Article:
By Tori McCormick
Bismarck, ND –-(Ammoland.com)- He died on a Wednesday at 8:47 a.m.
I hustled Buddy’s 68 pounds from my truck’s passenger seat into the vet’s office and laid him on the stainless steel table, his aged and atrophied body on full display.
I can still feel him cradled in my arms, how his dead weight felt heavier than I expected.
He could no longer walk or control any of his bodily functions. His breathing was sporadic and labored. For each breath, his diaphragm would hit bottom with a muffled thud and contract ever so slightly. He moaned with each exhale, like he had repeatedly the night before.
“He won’t feel a thing,” said the veterinarian. “He’ll drift off like he’s going to sleep. He won’t feel a thing.”
As Buddy lay on the table, I looked into his eyes, his cold nose pressed against my own. Buddy had that unmistakable 10,000-mile stare, the kind soldiers get when they’ve seen too much combat. Buddy’s eyes were glossy and lifeless and resigned. The cancer, diagnosed only two short weeks before, was, little by little, stealing him from me.
The vet inserted the needle into his right leg. Buddy did not flinch. He just stared into my eyes, existing, as he was, in that borderland between life and death.
“It won’t be long now,” said the vet, his stethoscope listening to Buddy’s waning heartbeat. “It won’t be long.”
When Buddy was eight months old, he made his first retrieve. It was a dandy, though not by design. I was hunting the flood plain of the James River, near Aberdeen, South Dakota. The river’s main stem was a watery tempest, swollen and roiling, deep and dangerous. The shallow, docile water that spilled over its banks created perfect waterfowl habitat, and the blue-winged teal that took refuge there were as thick as summertime mosquitoes.
I had Buddy on a check chord, staked into the muddy ground behind my makeshift blind. I wanted him to observe, absorb and learn.
The morning was shaping up nicely. I killed two drake blue-wings right away, and retrieved them myself as Buddy looked on from behind the blind. He marked both birds, and his quivering body language (and occasional whimpering) suggested he didn’t much like or appreciate being corkscrewed into the ground.
Buddy had freedom on his mind.
After I retrieved the second bird, a lone Canada goose glided silently into shooting range. I didn’t see the bird right away, but Buddy did. He sat statuesque in the blind, his head swiveling slightly as he tracked the birds’ flight path, his tail, like a windshield wiper, fanning the muddy ground.
When I shouldered my shotgun the bird was already behind the blind and heading toward the river. The smart move, in hindsight, would have been to pass on the shot. I didn’t. Instead, as if driven by Pavlovian instinct, I snapped off a round and winged the bird.
A sick feeling instantly came over me: The birds’ downward trajectory suggested it would land in the pulsing river, and it did.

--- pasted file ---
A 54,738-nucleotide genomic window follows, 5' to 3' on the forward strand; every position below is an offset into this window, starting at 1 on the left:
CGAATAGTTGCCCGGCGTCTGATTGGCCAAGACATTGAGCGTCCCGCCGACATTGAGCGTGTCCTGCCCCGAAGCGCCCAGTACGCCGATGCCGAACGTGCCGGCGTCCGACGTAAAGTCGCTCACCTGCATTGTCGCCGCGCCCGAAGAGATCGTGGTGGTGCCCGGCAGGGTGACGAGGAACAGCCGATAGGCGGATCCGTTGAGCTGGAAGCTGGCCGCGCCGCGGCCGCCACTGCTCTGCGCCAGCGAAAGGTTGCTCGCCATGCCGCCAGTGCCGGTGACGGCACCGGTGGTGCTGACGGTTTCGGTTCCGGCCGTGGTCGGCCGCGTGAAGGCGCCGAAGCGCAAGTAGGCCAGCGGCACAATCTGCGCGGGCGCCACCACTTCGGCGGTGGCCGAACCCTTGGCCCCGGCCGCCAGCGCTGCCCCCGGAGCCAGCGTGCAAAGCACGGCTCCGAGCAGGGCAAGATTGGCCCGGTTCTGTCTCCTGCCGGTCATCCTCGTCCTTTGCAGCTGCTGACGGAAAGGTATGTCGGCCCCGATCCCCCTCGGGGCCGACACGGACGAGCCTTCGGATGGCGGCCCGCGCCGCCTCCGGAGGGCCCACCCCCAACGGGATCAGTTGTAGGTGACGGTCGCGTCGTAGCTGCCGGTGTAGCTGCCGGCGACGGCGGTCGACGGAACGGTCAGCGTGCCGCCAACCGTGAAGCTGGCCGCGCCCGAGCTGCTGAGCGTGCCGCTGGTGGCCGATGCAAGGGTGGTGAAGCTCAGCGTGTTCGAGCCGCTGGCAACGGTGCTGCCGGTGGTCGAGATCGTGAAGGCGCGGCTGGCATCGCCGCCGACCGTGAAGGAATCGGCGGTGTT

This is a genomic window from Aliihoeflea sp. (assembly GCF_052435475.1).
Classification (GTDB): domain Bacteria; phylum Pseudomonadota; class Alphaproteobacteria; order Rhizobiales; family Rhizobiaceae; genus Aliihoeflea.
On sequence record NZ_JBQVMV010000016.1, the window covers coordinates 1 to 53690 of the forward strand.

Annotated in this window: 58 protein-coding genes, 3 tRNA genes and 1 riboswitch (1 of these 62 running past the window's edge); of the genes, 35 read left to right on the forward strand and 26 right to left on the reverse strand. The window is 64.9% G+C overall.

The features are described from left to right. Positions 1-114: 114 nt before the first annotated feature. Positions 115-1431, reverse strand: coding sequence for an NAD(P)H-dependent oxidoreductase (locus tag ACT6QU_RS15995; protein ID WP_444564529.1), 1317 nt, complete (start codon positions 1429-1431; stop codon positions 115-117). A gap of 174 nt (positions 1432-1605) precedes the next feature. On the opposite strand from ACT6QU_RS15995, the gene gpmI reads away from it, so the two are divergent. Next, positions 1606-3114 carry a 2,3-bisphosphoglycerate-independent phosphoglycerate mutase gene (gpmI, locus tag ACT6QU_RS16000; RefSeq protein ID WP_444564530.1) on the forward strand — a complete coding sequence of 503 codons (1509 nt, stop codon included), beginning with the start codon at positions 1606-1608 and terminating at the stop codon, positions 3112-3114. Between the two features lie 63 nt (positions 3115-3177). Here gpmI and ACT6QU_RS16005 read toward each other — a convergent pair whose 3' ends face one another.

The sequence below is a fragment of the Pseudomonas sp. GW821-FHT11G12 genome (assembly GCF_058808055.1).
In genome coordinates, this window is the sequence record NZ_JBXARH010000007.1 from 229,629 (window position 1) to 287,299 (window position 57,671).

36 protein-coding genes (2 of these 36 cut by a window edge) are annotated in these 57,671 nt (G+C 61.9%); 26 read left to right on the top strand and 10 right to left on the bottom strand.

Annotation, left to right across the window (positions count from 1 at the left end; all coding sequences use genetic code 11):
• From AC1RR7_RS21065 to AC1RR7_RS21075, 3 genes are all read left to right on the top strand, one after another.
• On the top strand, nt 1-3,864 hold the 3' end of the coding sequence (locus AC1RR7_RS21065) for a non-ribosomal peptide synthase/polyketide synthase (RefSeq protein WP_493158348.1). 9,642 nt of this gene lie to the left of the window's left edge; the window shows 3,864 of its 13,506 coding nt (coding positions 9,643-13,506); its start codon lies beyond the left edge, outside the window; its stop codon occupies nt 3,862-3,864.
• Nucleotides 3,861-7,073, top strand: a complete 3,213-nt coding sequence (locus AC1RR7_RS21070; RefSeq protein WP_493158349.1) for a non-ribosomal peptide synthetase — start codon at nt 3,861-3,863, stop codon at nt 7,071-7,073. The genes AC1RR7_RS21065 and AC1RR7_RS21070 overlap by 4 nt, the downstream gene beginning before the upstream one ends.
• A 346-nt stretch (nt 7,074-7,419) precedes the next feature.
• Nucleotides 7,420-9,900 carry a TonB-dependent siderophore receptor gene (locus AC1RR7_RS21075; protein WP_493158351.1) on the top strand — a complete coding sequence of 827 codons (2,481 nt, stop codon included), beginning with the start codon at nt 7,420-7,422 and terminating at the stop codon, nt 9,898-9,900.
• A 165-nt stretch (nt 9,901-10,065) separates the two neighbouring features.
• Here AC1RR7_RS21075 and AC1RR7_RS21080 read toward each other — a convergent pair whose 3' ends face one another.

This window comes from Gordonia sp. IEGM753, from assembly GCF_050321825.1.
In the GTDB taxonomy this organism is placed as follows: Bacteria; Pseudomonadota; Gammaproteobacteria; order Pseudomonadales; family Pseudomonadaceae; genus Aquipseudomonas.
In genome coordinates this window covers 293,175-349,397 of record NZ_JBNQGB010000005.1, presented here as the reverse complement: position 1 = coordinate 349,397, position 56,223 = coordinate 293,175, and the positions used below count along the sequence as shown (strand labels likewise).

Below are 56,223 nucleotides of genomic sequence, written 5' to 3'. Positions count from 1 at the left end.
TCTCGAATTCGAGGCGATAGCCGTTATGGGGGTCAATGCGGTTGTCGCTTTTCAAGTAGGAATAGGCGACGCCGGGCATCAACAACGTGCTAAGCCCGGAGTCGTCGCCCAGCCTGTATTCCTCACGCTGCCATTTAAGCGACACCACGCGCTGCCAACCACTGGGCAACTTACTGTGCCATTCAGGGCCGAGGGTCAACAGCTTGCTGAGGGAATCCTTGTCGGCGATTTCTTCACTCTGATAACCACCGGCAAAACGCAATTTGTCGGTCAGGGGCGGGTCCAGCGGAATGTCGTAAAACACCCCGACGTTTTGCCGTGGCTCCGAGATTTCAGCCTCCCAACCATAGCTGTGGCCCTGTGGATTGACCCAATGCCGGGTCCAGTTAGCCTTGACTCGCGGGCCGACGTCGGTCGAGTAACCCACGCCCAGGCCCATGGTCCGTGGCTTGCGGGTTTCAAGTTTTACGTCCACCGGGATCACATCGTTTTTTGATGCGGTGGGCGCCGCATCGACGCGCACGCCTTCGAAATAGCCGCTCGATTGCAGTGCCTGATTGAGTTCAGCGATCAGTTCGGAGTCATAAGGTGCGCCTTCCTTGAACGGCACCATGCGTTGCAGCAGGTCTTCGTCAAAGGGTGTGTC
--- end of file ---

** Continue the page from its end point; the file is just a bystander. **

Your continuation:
It did with an echoing splash that seemed to distill all of Buddy’s disparate thoughts into a singular motivation: retrieving that lone, winged Canada goose.
In a fit of puppy pique, Buddy rocketed from the blind, pulled up the stake from the muddy ground, and was off, the check chord and stake bouncing wildly behind him like beer cans dangling from a wedding-day car.
Freedom sometimes has its price, and I was instantly worried the river’s mercurial current would swallow him whole.
A British Labrador, Buddy was smaller and less overtly high strung compared to most American-bred Labs. Still, his passion for retrieving (dummies all, at least until this day) could not be satiated. When a bird was down, he always summoned the inner drive to do what he was bred —and loved— to do.
Buddy dove into the river and, seemingly in seconds, had the withering Canada goose in his mouth. He swam with a cocksureness and athleticism that I’ll never forget.
Buddy ambled up the modest river bank with ease, his glossy black coat and rippled muscles glistening in the morning sun. He never once dropped the big bird, the size of which blotted him (head and body) out completely. It was a sight to see.
Seconds later, Buddy dropped the bird near the blind. It would have been perfect had he delivered it to hand like he had been taught. Still, perfection has many incarnations, and Buddy’s retrieve was perfection enough for me. And him too, I dare say.
It cost me $130 dollars to kill my dog, to have him interred into ash, to act as God’s proxy. For genuine dog lovers, there is no preparation for such trauma.
It’s hard to love so deeply, to care so much, but even harder to let go. A year after his death, the vestiges of Buddy’s life still surround my own. Many haunt me.
I cleaned out the bed of my truck the other day and found Buddy everywhere.
- The black and gray hair.
- His old throw-dummies.
- A muddy paw print.
- A half-empty carton of his favorite liver snacks.
- His dog dishes.
- The old check cord and stake.
Sometimes a storm grows inside me when I think of Buddy. It’s an emotion without a name. My mind can wonder from our countless good times together and, in a flash, be trumped by the events leading up to his death. It’s difficult to reconcile.
I know now what I wish I had known then: that I should have had him put him to sleep a day earlier, sparing him a night of immeasurable pain and suffering.
My best friend, a very smart girl, has told me on occasion that I have to let go and be thankful for the joyous life we lived together. She is right, of course. But how?
As Buddy lay on that stainless steel table; as we looked into each other’s eyes, his cold nose pressed against my own, I asked my dying Lab for forgiveness.
In that moment, he did for me what he knew I could not do for myself.
About:Delta Waterfowl provides knowledge, leaders and science-based solutions that efficiently conserve waterfowl and secure the future for waterfowl hunting. Visit: www.deltawaterfowl.org